- Tom Hiddleston - ex-sas super tracker who never went home because his war/inner turmoil is never quite done - Hiddlesnooze is horribly miscast here, he's always mostly bland as beige trousers and here he's even more so. He gets about 3 lines, inexplicably knows where every thing is, on an island that he's never been to before without ever even consulting a map, and has a style and a hair cut that neither says 1973, British SAS or roguish adventurer. Presumably meant to be the Indiana Jones/Han Solo type and just like Chris Pratt, who has been cast in those roles before (Guardians and Jurassic World), Harrison Ford is proving himself a very tough act to replace.
- Brie "I'm in everything now despite being chronically dull" Larson - Presumably meant to be the feisty liberal, go-getter, feminist, photo journalist looking for the next new story and some roguish hunk to trade witty quips with. Sort of a Karen Allen/Sigourney Weaver type. - Brie Larson has neither the acting chops nor the script here to do anything other than function as the occasional voice of reason and, inevitably, the damsel who is the human conduit to Kong.
- John C Reilly - Mad old chap, stranded on the island years earlier, with comical beard and confused ideas about the world outside - By far the best human character in the film. Yes he basically acts as a built-in Skull Island exposition delivery system but either the script, or I suspect Reilly himself, who is a deft improviser, remembered to pepper his convenient knowledge of everything with the odd joke or crazy non-sequitur.
The rest of the cast was filled with mostly unknowns and Shea Whigham and actually, they were all pretty good. Not that you could tell any of them apart in the script but certainly in performance and costume, they were a neat little supporting ensemble who had clearly given themselves all a little character to inhabit that expanded them a little beyond cannon fodder.
The time in the edit suite, and at least a third of the budget, was clearly spent picking out groovy, era-appropriate rock songs to accompany a lot of the scenes. So much so that hearing the jangly opening to yet another Creedence, Bowie or Black Sabbath track, sort of started taking me out of the film and making me chuckle. Yes it's cool as fuck but at a certain point it becomes a little obvious.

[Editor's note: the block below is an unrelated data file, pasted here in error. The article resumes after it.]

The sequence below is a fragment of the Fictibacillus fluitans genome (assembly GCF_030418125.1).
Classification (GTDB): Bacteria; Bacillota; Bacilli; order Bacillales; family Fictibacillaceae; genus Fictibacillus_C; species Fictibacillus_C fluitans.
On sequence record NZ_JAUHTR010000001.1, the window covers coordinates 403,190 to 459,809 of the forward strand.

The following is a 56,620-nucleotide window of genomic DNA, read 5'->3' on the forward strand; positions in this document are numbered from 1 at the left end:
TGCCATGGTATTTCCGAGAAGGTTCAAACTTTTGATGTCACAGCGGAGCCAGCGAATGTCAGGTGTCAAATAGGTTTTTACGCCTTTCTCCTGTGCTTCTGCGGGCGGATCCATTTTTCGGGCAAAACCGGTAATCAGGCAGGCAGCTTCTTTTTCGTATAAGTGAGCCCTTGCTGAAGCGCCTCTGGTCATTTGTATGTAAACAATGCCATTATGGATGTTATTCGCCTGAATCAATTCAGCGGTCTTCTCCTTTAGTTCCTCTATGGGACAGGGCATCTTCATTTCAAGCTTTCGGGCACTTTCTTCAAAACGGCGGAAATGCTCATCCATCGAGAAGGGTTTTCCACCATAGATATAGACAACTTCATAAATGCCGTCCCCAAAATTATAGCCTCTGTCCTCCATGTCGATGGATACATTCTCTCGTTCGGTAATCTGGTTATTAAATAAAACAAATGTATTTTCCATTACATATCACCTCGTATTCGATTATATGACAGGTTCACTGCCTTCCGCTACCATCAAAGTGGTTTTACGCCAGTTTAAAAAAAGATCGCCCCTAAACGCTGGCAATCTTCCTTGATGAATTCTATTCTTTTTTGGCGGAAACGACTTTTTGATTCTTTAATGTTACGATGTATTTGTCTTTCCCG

What the film was crying out for was some amazing, booming, orchestral score to signify what the audience should be feeling emotionally, as the script and story were straining to do that. I was siding with Kong, I was always going to side with Kong because I am a monster movie geek but I really could've done with some stirring, heart wrenching or fist pumping music to help the whole thing along. Henry Jackman's score was sadly lacking in that area. When in doubt, producers, call Brian Tyler, the John Williams of our times, a man who understands that a big blockbuster needs a kick ass, Philharmonic, booming, over the top, hum-able score!
All that being said, it is a beautifully shot, fantastically enjoyable, monster movie blockbuster that I enjoyed the hell out of. During the final fight between Kong and the Skull Crawler I was in the edge of my seat like it was fight night and I was ring side!
After the catastrophic misstep that was 2016 I have realised that movies will probably never be what I would ideally want them to be again. So I am trying hard to retrain my brain and enjoy what I can about a film rather than be irritated by what I don't. It won't always be possible of course but, for me 2017 is off to a great start and I am enjoying going to the cinema again. 6 months ago I wasn't interested in a single thing and now I have a list as long as my arm of movies I am excited to see.
Kong: Skull Island was far from perfect and even pretty far from ideal but it was enjoyable, exciting, stunning to look at, had some interesting ideas behind it. Now I can't wait for 2020 to see the big fella go head to head with Godzilla!!